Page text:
Challenges to Whether Something is Even a Federal Crime: My 15-Year Battle Against the “Straw Purchase” Theory Might Bear Fruit in the Supreme Court

I am always harping about how lawyers defending against federal crimes need to be creative, and need to challenge whether their clients even committed a crime. About 15 years ago, I raised a series of challenges against what is called the “straw purchase” theory of liability when a person buys a gun but later transfers the weapon to another person. The law merely says that gun dealer needs to keep records, and also says that the buyer cannot make a false statement about a “material” matter. ATF kept changing position, but finally said that it is a false statement about a material matter if the buyer intended to give the gun to another person. One of the cases where I raised this challenge resulted in an opinion in the United States Court of Appeals for the Eleventh Circuit, and can be seen here.

Earlier this week, the United States Supreme Court accepted a straw purchase case for review later this year or early in 2014. The case is United States v. Abramski.

Back when I was regularly screaming that straw purchases are not a crime, the situation usually involved somebody who was buying guns for “prohibited persons”, such as folks who had a prior criminal record and therefore could not get the firearm themselves. However, sometimes the later recipient was not a prohibited person, but the prosecutors and the judges still said it was a crime to walk into a store, plunk down money, and later hand the weapon over to somebody who had every right to own a gun. A few courts (in Texas and in Idaho) ruled that the straw purchase theory only makes it a crime when somebody walks into the store to buy a gun for a convicted felon, but these few courts finally acknowledged that it is not a crime when you buy a gun for a person who could do so themselves.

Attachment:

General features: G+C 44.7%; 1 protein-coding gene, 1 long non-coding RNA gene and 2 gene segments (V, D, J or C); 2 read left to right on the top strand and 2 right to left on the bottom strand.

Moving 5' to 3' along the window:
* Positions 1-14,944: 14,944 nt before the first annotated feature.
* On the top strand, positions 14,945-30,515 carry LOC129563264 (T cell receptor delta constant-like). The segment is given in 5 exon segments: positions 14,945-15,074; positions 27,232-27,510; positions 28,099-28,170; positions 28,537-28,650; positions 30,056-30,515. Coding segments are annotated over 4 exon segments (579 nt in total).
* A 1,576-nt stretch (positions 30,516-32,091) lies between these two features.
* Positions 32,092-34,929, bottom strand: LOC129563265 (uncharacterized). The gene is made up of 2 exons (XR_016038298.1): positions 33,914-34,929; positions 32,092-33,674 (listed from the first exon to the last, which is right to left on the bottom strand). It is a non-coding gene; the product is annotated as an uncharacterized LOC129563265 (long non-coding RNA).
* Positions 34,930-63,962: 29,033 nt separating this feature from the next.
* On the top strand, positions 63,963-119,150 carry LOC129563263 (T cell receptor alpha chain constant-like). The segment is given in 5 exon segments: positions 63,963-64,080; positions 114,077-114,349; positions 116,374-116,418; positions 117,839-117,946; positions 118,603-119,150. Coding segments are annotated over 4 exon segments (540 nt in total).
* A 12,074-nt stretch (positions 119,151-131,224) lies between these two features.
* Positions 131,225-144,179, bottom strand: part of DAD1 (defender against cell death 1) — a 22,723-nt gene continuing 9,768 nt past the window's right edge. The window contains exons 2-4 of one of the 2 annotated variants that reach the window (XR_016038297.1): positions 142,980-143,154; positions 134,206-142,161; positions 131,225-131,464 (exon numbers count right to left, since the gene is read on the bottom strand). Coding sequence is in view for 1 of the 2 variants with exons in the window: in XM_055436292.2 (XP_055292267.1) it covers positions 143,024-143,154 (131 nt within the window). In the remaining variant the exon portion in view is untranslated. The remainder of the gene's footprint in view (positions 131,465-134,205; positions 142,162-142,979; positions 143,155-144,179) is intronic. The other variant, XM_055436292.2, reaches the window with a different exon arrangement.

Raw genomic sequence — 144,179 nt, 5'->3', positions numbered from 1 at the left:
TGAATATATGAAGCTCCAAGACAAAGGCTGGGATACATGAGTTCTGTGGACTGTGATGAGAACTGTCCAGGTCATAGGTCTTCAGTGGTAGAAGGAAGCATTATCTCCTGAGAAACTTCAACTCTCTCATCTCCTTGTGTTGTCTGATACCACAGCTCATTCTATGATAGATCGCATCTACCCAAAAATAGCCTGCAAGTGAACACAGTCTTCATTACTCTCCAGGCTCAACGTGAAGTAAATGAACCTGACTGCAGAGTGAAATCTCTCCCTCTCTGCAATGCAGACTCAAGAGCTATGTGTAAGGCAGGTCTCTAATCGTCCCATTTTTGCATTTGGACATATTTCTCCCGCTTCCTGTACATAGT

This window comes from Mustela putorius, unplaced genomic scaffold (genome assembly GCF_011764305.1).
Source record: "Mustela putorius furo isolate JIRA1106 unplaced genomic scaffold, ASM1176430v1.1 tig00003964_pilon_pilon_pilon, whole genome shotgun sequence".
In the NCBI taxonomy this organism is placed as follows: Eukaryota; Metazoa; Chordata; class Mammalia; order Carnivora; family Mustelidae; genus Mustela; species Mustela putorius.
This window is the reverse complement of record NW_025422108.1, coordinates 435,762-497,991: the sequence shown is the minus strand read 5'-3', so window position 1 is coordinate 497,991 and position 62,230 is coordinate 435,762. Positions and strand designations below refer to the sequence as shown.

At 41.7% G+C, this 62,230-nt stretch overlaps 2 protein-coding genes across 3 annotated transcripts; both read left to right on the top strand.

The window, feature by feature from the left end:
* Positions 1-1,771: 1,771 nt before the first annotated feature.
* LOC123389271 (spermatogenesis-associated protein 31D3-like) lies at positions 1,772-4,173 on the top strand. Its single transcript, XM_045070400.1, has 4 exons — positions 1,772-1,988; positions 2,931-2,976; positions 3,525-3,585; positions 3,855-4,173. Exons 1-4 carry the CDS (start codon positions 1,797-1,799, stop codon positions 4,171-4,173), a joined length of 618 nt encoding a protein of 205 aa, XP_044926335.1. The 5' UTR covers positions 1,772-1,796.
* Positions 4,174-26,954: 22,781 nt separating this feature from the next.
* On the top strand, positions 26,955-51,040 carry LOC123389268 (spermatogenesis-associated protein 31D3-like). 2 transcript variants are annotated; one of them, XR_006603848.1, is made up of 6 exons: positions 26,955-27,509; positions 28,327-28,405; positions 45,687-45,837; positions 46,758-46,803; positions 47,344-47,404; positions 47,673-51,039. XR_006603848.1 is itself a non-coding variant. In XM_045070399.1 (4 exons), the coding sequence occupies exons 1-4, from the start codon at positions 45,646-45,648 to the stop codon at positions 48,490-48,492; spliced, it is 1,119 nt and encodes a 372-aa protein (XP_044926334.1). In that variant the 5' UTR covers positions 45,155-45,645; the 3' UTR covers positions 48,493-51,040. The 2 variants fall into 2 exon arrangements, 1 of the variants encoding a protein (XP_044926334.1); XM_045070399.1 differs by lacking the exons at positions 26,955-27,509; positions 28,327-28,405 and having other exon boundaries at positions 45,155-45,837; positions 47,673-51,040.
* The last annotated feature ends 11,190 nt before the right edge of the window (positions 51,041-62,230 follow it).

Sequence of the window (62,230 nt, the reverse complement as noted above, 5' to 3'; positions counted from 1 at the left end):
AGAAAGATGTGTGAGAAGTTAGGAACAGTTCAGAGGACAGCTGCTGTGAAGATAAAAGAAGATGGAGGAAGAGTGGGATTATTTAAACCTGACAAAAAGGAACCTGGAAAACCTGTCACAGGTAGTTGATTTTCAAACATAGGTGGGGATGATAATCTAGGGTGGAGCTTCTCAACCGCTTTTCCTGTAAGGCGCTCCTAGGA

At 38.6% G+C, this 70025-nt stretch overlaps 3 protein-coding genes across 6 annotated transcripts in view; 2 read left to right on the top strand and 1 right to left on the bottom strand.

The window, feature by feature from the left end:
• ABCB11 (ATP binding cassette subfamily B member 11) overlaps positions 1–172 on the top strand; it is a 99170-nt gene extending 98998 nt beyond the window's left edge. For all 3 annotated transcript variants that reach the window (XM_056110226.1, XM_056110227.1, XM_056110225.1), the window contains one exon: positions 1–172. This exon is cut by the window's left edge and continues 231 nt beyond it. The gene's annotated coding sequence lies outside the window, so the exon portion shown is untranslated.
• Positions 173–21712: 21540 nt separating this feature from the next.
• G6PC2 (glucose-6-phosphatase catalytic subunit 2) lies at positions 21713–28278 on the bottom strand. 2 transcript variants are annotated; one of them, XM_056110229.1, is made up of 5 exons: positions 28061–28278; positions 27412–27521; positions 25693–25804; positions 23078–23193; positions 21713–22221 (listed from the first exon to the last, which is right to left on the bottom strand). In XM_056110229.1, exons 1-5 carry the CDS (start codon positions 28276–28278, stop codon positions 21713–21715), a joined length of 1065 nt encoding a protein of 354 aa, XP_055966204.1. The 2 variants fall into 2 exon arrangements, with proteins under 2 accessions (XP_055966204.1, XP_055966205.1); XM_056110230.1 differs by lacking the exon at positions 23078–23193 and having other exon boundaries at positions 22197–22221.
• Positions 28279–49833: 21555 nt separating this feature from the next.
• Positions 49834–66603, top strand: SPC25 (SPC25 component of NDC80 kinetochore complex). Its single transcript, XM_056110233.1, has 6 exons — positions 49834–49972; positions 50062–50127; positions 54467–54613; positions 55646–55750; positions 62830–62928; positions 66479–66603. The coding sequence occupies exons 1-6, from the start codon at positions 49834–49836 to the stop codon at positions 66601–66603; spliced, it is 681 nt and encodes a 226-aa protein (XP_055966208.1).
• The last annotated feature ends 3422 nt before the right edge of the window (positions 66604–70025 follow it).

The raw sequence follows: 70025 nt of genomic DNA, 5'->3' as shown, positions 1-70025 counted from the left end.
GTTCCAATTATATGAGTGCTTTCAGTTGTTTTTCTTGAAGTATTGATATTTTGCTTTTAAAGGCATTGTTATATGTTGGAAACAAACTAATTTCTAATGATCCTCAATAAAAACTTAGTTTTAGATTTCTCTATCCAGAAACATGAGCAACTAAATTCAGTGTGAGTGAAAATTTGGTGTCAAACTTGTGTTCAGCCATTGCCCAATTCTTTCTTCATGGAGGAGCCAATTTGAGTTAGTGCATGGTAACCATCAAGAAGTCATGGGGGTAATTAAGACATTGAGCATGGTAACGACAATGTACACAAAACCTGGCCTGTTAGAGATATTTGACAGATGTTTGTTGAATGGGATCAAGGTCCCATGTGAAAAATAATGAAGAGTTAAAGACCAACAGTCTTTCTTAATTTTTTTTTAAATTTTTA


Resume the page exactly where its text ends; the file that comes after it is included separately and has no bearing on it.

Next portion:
In the Abramski case that the Supreme Court agreed to hear, the defendant is a former police officer who bought a gun for his uncle. The uncle is legally entitled to buy a gun himself. Because Abramski worked in law enforcement, and therefore gets a discount at many gun stores, he bought the gun to save his uncle some money. Abramski checked a box on an ATF form indicating that he was the “actual buyer.” However, the government takes the position (as set out on that particular Form) that a person who buys a gun intending to later transfer it to someone else is not an “actual buyer.” After discovering that Abramski bought the gun for his uncle but had checked the “actual buyer” box on the ATF form, the government indicted him for making a false statement on the Form.

This case has several important things to keep in mind. First, I never cease to be amazed at some of the cases brought into federal criminal court. This situation seems to be complete BS, and unless there is some back story, one wonders why federal authorities are wasting their time going after a law enforcement official who simply wanted to save his uncle a few bucks. Second, this case also reminds me that people facing federal crimes need lawyers who are not afraid to challenge even accepted theories of prosecution. I happened to be one of the first attorneys challenging the straw purchase theory. Mr. Abramski’s lawyers repeated many of my arguments, and I fully expect that these arguments might bear fruit in the Supreme Courrt.